“Good morning, Papa! I’m bringing Nellie to school today because I’m going to play a song for the class. Sister Rose found out about the competition, and so she wants me to play.”

“Oh it’s today that she wants you to play, is it? Sit down, please, and tell me more.”

Alexandra took a seat opposite him at the table. She leaned forward, pressing her chest against the table, hands in her lap.

“Yes, Papa, Sister Rose seemed quite insistent. She wanted me to play a duet with Owen, but I’m not sure he will do it. I saw her talking to him during lunch, but that’s all.”

“Well, perhaps that’s all the better and divine intervention will prevent him from going to school today. We do remember what happened at the competition, right?”

“Of course, Papa, but I also think Uncle George left the competition early because he didn’t want to be involved in any more visions I had. Maybe it was too much for him.”

“Or maybe he has difficulty in accepting a loss at a competition,” Joseph said. “Anyway, you should eat your breakfast. Marcie is going to be here soon.”

Joseph went to the kitchen and after several minutes returned with a plate of pancakes. Alexandra began gobbling them down as if she hadn’t eaten in days.

“I’ve also revised my music schedule with the Maestro,” she said between bites. “I’ll be going three days a week after school. By the way, do you like my bouquet?”

“Those are yours?” he asked, leaning over to sniff them. “They’re really pretty. I thought Marcie brought them. I didn’t know you have a suitor! Am I going to lose you already?”

“Well, Papa, I don’t think you’d approve of the Maestro being my suitor,” she said, laughing. “He’s so old and gnarly. He’s also a gardener!”

Joseph burst out laughing and Alexandra smiled impishly as she finished her breakfast. Just before going out the door, she turned back as if she had forgotten something.

“Papa, can you make a braid in my hair? You do such a good job! I dare not try Sister Rose’s patience!”

“Certainly I can.”

Alexandra retrieved the necessary brushes and combs for the task and sat down on a chair with her back toward her father. He brushed her straight back, making strands on each side and weaving them this way and that. He did this many times before and had become quite good at it. People often wondered if he hired a hairdresser, as certainly a man would not know the first thing about styling a girl’s hair. On the whole, he felt an overall level of pride in raising a daughter alone. He had already spoken with her about the changes she could expect with her body, such matters as what happens to a woman every month. Most Catholic parents did not discuss such topics with their children, thus leaving them to discover these things on their own. Since Helen had left, the responsibility fell to him. He addressed the topic of reproduction one day after church when Alexandra was asking questions about a pregnant woman.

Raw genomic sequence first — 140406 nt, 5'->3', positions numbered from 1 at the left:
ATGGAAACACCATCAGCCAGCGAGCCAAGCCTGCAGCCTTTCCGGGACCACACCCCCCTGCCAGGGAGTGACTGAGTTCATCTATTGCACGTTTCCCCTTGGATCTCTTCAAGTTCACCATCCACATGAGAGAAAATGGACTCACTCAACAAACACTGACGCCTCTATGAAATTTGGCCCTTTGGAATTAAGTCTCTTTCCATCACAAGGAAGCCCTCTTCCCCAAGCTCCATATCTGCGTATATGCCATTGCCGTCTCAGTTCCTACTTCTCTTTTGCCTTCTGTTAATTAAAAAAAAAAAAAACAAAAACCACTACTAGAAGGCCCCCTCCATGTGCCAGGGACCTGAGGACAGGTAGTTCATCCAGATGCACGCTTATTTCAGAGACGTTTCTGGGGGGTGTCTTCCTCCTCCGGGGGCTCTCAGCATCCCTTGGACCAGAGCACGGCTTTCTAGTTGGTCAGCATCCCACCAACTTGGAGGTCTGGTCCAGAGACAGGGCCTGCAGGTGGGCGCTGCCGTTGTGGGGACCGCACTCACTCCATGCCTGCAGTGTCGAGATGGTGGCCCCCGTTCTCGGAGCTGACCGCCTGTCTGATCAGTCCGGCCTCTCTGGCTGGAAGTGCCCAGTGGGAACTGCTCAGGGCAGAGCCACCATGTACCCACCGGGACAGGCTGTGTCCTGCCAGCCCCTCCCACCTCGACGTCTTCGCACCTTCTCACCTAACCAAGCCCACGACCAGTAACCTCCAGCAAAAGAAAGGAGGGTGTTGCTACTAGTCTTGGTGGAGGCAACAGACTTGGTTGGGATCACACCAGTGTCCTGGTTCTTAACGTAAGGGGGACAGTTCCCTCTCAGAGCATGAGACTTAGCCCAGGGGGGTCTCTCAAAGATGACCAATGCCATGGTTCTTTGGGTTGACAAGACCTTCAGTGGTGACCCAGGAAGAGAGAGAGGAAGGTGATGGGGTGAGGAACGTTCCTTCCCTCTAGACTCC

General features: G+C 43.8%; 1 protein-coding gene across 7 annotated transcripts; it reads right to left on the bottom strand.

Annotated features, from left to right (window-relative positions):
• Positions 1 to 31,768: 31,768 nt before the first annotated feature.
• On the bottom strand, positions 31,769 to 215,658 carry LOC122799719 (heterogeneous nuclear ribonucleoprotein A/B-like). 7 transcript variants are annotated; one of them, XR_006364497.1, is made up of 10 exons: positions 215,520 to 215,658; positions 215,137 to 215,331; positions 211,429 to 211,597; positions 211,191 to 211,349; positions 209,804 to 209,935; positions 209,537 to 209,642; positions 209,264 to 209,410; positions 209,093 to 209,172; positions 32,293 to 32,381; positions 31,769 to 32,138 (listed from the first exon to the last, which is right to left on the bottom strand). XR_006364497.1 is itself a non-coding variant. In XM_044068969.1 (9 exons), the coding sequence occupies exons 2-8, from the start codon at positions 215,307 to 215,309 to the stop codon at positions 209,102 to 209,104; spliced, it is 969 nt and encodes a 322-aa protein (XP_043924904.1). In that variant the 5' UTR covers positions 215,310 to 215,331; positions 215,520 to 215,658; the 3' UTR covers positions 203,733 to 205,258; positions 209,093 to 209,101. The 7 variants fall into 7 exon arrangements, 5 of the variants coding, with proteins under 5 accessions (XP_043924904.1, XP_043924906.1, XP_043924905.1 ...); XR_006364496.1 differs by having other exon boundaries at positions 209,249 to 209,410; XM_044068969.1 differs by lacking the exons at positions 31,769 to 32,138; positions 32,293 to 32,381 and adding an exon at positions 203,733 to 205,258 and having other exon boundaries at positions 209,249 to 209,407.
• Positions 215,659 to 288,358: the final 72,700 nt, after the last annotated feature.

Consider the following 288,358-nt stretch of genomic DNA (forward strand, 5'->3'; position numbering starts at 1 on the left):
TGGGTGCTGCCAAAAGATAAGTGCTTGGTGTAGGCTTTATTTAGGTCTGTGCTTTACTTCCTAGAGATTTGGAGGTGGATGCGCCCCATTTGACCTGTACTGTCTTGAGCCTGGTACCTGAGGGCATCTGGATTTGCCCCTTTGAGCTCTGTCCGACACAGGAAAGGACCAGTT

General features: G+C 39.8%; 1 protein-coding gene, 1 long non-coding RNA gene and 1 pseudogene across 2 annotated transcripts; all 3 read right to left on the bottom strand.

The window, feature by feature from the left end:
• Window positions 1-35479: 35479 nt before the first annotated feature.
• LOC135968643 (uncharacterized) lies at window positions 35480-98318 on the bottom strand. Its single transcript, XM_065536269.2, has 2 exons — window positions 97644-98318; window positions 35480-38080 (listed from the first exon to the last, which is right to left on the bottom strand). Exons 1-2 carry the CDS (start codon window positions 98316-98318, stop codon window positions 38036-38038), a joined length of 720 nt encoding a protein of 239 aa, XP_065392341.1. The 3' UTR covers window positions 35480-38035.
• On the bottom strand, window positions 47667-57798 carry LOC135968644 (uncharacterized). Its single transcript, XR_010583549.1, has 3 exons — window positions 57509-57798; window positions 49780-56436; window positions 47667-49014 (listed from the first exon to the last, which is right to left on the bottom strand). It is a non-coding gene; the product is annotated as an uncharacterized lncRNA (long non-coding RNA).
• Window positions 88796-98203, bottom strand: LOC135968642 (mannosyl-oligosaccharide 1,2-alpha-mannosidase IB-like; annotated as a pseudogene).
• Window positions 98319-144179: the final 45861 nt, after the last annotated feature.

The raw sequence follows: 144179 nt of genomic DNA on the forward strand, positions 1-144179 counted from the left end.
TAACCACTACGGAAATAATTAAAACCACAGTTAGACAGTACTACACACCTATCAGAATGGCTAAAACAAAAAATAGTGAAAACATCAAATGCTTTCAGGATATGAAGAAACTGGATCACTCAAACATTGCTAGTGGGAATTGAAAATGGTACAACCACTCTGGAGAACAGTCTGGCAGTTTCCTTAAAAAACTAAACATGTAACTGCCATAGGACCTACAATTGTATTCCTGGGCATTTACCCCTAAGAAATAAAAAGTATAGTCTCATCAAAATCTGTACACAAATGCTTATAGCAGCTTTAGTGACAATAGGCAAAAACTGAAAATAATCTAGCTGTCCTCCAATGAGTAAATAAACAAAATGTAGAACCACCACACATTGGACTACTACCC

“There you go my dear, all done!”

“Thank you, Papa!” Promptly standing up, she turned round, kissed him on the cheek, gathered her books and violin and was gone, leaving the little brass bell on the door clattering and echoing through the empty café.

Joseph returned to his favourite table and sat down, his legs crossed. The whole café seemed drained of life after the girl left. He looked down at Alexandra’s brush and comb lying on the table. Taking a sip of his coffee, he absorbed the silence of his surroundings. He again looked at the finely decorated hairbrush, the pearly handle, the bristles with stray hairs wound and caught through them. He remembered his wife using this same brush eight, almost nine, years before. He himself had no use for such things and wondered how much longer such feminine objects would remain in his life. Such items were also a painful reminder of Helen and her departure – and his failure. He thought about how busy he always was, how he hadn’t spent enough time with his wife, his two-week absence while he worked on the farm struggling against the weather to collect the last harvest. Most of all, he remembered the fateful words of her goodbye note which still continued to torment him.